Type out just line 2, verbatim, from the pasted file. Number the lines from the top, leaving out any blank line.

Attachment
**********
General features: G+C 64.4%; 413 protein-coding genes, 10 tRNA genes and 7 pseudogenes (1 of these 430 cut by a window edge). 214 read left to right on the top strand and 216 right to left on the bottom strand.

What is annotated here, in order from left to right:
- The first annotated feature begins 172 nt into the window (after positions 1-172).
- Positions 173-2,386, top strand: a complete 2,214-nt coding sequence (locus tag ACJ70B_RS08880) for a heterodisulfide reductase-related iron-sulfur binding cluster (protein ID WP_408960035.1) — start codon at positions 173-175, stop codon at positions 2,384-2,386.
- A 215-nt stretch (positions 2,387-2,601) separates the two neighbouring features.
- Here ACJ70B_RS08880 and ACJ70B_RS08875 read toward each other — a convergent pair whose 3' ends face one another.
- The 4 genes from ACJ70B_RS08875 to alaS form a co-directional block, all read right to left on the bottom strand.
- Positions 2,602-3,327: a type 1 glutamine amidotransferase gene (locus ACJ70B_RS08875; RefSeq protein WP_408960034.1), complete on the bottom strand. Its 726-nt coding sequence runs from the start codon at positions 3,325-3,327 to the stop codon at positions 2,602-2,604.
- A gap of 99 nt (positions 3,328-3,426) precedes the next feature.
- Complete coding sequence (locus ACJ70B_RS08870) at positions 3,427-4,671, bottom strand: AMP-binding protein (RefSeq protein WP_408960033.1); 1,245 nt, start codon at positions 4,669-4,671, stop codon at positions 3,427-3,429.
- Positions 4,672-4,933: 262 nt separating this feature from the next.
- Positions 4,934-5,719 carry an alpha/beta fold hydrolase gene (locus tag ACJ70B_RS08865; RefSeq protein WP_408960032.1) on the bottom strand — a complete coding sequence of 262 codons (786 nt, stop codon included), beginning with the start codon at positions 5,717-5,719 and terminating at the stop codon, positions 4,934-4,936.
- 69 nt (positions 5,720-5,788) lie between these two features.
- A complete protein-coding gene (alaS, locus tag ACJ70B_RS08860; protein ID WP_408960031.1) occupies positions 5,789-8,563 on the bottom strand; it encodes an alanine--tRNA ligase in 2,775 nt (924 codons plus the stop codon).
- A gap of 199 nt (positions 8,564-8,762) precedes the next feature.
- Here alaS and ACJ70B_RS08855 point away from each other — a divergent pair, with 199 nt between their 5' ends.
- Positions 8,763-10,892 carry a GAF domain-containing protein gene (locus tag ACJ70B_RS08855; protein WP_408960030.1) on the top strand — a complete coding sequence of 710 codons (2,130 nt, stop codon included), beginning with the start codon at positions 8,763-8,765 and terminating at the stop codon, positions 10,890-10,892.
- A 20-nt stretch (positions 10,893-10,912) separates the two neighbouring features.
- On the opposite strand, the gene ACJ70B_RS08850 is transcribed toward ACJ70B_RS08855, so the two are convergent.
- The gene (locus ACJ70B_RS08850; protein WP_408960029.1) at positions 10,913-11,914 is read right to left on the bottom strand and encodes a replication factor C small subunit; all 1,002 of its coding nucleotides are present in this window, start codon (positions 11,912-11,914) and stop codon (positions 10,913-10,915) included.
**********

What is annotated here, in order from left to right: